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I have few files in a USB disk named F:. I The files inside it are large. I do not want to move them to my harddisk. I want to make some comparison, e.g. diff between files from inside the USB and in the disk.

The problem is I am unable to know the USB disk path or how to access it? It seems under the root directory. But when I type cd F to go inside the F I get error:

bash: cd: F:: No such file or directory

EDIT: I use Ubuntu 18.04 Desktop

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    Naming drives with letters (C, D, F) is a Windows thing. Please edit your question with details of what Unix or Linux operating system you're using. To view the contents of the USB drive you will need to mount the device, which many OSes will automatically do for you. – Kevin Kruse Aug 22 '18 at 18:13
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As has already been said in the comment, your disk isn't "named F:". F is just the drive letter that gets assigned to it under Windows.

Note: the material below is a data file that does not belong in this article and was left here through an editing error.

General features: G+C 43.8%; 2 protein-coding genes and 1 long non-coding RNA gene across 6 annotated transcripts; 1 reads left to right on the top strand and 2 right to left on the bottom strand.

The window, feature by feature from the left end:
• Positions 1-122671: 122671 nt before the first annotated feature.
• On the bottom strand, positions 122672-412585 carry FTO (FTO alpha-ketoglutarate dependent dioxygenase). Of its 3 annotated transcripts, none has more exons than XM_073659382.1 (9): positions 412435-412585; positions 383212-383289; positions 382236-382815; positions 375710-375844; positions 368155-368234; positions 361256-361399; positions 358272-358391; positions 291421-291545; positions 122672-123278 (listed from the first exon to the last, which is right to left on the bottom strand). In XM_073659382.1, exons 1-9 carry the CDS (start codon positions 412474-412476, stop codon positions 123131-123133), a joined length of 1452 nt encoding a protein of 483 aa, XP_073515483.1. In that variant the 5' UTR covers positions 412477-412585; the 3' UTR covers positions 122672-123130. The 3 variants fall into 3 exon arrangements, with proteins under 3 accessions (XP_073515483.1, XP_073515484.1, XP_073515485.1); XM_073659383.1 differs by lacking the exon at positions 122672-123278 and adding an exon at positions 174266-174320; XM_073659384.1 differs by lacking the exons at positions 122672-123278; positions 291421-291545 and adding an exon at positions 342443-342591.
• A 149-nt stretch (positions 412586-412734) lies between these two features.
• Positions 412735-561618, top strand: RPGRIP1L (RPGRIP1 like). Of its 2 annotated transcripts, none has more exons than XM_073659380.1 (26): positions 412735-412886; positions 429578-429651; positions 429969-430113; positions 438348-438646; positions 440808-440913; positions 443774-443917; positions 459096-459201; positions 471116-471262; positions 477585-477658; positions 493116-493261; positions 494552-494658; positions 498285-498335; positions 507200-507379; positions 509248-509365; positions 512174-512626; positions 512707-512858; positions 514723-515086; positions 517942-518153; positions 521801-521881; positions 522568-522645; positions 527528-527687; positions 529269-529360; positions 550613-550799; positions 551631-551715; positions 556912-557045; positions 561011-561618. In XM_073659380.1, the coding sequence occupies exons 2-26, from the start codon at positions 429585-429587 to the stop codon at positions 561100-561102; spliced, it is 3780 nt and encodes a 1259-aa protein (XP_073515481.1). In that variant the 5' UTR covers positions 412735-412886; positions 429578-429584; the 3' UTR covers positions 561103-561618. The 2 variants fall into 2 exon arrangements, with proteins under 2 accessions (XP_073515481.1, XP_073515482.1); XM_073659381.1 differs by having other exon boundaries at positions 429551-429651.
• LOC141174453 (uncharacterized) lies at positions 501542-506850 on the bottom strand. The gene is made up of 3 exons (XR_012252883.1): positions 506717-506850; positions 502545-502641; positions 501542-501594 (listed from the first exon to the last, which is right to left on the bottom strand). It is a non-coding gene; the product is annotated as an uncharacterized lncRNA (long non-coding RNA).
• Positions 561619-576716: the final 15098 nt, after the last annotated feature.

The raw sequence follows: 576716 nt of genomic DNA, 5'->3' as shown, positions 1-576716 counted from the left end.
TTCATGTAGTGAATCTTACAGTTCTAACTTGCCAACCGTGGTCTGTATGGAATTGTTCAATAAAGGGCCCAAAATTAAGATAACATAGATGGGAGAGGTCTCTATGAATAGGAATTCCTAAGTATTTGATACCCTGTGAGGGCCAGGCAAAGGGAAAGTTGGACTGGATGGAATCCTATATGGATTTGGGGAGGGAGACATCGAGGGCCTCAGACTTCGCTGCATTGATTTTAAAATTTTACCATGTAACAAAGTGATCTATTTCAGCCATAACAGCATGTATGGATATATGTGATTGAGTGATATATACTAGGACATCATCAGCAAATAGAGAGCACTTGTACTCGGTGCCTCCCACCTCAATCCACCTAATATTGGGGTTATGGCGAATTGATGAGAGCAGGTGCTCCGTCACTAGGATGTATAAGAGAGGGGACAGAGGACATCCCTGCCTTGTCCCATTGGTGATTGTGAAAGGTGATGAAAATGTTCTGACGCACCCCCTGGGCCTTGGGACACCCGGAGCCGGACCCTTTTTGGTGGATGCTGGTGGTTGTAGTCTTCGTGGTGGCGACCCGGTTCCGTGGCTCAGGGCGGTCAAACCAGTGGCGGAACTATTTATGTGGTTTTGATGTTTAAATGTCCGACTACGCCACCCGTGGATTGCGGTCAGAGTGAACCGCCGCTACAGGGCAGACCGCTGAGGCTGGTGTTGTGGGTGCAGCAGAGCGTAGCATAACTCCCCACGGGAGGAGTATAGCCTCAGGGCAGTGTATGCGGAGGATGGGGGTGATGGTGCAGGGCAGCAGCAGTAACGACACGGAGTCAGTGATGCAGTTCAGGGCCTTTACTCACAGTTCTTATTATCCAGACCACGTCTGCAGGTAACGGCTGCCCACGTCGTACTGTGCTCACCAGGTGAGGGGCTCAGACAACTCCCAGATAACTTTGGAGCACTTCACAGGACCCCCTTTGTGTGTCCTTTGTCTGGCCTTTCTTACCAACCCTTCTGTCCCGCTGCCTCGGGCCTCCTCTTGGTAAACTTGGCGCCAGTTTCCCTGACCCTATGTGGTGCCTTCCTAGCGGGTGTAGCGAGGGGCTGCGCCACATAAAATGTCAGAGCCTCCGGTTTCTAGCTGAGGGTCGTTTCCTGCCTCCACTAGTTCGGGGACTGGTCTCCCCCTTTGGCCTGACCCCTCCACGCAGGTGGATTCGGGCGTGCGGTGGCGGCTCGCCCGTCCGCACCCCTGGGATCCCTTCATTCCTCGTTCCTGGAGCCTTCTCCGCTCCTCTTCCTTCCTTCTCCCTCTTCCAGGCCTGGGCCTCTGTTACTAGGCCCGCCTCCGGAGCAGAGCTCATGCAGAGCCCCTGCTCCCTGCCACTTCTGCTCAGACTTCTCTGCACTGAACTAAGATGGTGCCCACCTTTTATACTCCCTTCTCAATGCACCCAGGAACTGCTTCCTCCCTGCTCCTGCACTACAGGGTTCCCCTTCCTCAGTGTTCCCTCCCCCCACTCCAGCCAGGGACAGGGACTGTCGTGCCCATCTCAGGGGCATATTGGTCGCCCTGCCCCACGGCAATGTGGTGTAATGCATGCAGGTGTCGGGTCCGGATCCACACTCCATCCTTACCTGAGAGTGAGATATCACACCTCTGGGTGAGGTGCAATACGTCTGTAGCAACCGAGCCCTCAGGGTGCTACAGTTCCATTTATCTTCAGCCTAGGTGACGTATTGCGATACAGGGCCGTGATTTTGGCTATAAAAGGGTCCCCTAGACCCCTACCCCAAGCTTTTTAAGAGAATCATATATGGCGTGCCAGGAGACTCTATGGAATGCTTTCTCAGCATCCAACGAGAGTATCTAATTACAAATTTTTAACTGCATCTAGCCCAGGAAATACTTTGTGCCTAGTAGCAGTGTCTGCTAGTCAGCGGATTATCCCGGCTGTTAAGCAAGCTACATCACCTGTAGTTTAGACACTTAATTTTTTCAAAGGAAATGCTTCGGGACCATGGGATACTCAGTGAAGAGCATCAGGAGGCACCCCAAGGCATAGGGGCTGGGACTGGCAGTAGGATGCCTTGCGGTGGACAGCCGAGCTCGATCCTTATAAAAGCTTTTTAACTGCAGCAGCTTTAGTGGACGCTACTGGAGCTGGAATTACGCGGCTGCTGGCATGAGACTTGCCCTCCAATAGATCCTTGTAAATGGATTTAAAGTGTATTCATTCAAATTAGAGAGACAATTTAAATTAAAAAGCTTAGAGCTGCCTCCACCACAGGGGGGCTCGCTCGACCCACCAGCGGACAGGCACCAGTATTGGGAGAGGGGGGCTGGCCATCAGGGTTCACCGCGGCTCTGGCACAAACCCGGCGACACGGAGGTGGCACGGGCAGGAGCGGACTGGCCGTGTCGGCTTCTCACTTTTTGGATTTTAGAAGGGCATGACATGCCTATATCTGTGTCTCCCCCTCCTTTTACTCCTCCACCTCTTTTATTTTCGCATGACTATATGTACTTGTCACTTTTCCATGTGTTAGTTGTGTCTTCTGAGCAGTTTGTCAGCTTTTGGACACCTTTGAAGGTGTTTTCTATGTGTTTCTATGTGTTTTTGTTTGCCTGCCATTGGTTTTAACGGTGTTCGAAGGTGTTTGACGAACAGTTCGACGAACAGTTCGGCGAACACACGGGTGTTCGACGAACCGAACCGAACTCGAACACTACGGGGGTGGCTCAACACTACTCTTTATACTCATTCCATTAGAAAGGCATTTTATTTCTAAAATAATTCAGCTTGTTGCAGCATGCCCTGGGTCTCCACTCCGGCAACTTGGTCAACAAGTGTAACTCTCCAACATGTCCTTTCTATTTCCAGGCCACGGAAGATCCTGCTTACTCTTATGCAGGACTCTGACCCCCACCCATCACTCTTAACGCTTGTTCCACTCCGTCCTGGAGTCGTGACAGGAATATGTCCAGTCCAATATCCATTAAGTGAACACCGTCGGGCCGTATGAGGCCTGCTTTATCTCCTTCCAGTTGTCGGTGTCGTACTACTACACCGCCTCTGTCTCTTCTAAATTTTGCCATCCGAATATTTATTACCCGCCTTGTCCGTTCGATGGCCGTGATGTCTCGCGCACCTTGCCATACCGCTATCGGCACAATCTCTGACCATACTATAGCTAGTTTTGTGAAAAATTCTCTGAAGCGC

A bit of background: The USB disk will show up as an USB device (see a list of them with lsusb) when connected; the USB storage interface of your disk will show up as a SCSI device (see a list of them with lsscsi), the OS will create a block device for it (/dev/sdX, where X is the next free letter) and block devices for all partitions (/dev/sdXN, where N is a number), and you will get symlinks to these devices using various bits of other information under /dev/disk/by-*. An equivalent thing happens under Windows (but the user doesn't notice).

I'll assume that your Ubuntu has some working kind of automounter, and in that case the it will assign some file path to it under which you can access the contents of your disk. You can see all mounted devices with mount, look for your disk among them (or look at the difference between the outputs with and without the USB drive connected).

I'm not very familiar with Ubuntu Desktop, but probably it will appear under /media/some_other_name. If it doesn't, you explicitly need to mount it. In that case, you'll have to choose a directory.

Once you know the path where it is mounted, you can cd into it as usual.

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